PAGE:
Major American Jewish organization warns against judicial overhaul, urges unity

JFNA says a bare 61-seat Knesset majority overruling the Supreme Court would affect its Diaspora community, without explaining how.

By Batya Jerenberg, World Israel News

A major American Jewish organization criticized Israel’s hotly contested judicial reform, saying it would affect its community, without explaining how it could do so.

In an open letter sent Tuesday to Prime Minister Benjamin Netanyahu and Opposition leader Yair Lapid, the Jewish Federations of North America (JFNA) urged the leaders “to make clear that a majority of just sixty-one votes of the Knesset is not sufficient to override a decision of the Supreme Court.”

“The essence of democracy is both majority rule and protection of minority rights. We recognize that any system of checks and balances will be different than those in our own countries, but such a dramatic change to the Israeli system of governance will have far-reaching consequences in North America, both within the Jewish community and in the broader society,” the missive continued.

No specific consequences to Diaspora Jews were mentioned, however.

The letter, which assured Israeli leaders of JFNA’s “deep and abiding love” and “unconditional and eternal support” for Israel, also asked that the country’s leadership negotiate regarding the judicial reforms as a whole as per the proposals of President Isaac Herzog, who “has the respect and admiration of Jews around the world, as do both of you.”

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“Whatever the final resolution of these issues, this process will ensure that the views of all stakeholders are fully considered,” it added.

In a follow-up tweet describing the letter, JFNA chair Julie Platt called the current override proposal a “major issue,” one that “affect[s] the northern American Jewish community,” but again without saying why.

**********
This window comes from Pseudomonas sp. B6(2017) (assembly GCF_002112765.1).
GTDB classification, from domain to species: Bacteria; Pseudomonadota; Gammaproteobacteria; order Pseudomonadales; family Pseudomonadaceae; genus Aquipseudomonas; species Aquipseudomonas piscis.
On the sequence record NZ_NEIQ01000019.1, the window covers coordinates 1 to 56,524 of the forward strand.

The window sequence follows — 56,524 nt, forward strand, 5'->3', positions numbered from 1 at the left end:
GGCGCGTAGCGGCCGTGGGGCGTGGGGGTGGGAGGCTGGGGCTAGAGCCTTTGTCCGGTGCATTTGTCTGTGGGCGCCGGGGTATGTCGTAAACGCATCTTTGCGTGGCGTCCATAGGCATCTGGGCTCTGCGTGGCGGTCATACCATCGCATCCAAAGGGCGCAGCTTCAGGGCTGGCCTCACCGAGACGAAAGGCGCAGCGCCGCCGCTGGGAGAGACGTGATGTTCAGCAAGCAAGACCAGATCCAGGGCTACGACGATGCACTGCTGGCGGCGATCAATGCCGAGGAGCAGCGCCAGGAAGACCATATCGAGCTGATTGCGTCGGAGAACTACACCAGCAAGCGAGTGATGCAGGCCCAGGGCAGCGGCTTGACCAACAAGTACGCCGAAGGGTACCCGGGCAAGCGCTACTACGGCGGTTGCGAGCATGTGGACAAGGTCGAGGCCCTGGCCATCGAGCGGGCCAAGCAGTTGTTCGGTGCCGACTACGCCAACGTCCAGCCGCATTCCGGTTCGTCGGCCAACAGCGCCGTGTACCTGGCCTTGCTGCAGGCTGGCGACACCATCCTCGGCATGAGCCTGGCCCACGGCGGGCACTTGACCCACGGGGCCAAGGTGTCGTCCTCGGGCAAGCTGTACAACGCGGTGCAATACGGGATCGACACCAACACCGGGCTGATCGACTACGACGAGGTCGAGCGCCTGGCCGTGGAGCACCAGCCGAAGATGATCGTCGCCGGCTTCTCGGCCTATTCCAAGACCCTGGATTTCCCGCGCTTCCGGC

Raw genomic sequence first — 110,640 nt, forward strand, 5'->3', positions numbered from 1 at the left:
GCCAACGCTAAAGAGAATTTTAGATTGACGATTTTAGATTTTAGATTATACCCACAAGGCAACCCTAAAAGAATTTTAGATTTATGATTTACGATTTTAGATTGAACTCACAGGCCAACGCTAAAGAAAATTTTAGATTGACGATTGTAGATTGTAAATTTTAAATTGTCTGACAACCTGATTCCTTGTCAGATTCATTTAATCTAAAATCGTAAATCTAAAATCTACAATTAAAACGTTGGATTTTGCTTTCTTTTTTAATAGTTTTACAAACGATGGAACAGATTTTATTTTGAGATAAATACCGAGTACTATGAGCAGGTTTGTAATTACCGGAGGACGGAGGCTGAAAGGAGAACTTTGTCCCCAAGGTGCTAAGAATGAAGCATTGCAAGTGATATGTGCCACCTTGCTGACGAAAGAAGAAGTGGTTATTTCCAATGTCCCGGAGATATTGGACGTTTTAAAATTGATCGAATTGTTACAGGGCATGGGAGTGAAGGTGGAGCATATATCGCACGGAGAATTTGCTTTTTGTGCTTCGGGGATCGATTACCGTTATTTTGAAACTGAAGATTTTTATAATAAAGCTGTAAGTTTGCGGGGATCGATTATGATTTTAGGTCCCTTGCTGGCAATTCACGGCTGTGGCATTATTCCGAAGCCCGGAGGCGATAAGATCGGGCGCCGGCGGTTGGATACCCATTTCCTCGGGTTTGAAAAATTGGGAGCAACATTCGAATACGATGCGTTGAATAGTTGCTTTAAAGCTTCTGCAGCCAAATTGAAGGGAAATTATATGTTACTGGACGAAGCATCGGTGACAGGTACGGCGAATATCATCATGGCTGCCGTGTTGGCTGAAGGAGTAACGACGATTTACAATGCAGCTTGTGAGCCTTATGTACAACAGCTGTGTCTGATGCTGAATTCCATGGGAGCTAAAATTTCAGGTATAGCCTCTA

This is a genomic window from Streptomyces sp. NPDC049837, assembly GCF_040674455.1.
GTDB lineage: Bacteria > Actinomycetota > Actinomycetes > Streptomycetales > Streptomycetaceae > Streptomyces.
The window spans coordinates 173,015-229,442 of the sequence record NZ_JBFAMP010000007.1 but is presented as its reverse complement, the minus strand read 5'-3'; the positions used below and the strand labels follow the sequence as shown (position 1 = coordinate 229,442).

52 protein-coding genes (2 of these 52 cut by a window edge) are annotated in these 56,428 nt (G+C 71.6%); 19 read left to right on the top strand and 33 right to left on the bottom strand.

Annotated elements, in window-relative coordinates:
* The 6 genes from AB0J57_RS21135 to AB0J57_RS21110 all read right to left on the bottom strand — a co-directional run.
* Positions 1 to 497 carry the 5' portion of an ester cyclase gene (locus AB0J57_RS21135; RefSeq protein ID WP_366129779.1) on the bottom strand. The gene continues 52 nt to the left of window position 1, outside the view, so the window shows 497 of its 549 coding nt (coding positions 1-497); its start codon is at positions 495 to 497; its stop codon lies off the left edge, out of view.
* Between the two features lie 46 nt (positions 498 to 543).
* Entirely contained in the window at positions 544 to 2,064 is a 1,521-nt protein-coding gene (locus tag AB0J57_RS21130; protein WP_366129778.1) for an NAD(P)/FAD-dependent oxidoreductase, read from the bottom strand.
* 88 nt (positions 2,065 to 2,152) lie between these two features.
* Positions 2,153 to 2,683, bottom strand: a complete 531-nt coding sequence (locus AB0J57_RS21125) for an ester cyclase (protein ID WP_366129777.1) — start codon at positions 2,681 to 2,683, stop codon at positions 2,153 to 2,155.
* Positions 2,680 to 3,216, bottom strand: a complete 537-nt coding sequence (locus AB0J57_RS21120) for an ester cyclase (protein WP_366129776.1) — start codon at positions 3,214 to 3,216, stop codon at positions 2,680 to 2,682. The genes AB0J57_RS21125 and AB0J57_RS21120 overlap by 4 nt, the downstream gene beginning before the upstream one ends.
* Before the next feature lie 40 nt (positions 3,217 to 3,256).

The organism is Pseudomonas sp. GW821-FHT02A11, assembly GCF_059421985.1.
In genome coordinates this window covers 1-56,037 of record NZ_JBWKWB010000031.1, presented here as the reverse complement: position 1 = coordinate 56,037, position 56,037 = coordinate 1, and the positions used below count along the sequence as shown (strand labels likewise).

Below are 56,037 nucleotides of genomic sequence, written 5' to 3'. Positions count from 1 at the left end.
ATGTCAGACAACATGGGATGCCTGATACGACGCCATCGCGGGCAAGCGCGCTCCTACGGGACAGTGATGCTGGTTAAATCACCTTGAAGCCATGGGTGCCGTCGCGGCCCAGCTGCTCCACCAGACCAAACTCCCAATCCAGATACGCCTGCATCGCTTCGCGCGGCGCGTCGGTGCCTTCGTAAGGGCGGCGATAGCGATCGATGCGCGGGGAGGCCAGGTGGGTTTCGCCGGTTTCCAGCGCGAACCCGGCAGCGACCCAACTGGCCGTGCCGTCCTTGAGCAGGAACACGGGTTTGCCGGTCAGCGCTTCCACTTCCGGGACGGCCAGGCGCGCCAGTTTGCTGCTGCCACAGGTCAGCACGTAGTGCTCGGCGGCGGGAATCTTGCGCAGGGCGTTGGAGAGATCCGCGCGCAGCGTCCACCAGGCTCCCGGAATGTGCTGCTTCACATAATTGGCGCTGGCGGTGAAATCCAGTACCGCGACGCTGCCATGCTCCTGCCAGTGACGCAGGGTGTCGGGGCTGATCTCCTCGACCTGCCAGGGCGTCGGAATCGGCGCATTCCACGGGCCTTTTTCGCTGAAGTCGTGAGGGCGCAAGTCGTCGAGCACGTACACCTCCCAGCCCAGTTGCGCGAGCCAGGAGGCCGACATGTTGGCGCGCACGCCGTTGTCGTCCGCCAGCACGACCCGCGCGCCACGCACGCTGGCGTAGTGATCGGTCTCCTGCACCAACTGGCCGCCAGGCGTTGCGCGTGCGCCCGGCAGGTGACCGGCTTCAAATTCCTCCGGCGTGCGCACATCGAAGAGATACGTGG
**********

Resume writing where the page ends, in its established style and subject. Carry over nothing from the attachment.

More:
She credited Netanyahu for his statement Tuesday, issued “hours after we sent the letter.”

“It is possible and necessary to talk in order to reach agreements or at least reduce the disagreements among us,” Netanyahu said.

Lapid, Platt added, said he agreed with JFNA’s message, although he rejected Netanyahu’s overture.

Citing the gap between the coalition’s desire to negotiate without preconditions and the Opposition’s demand to freeze the legislative process while talks ensue, Platt said, “Surely this difference can be overcome in the interest of the essential unity of the Jewish people….

“There is nothing more important than Jews of differing views sitting together to discuss our differences. With God’s help, let that begin now.”

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Unity is a theme Platt has sounded before.

At a JFNA board meeting earlier this month, she decried “inappropriate, intemperate and frankly outrageous statements made by both proponents and opponents of the new governing coalition, and the proposals it is advancing.”

She also called “unacceptable” any calls for violence based on political views, saying, “We cannot allow even the vaguest suggestion that such action is merited as a response to this government to go unanswered.”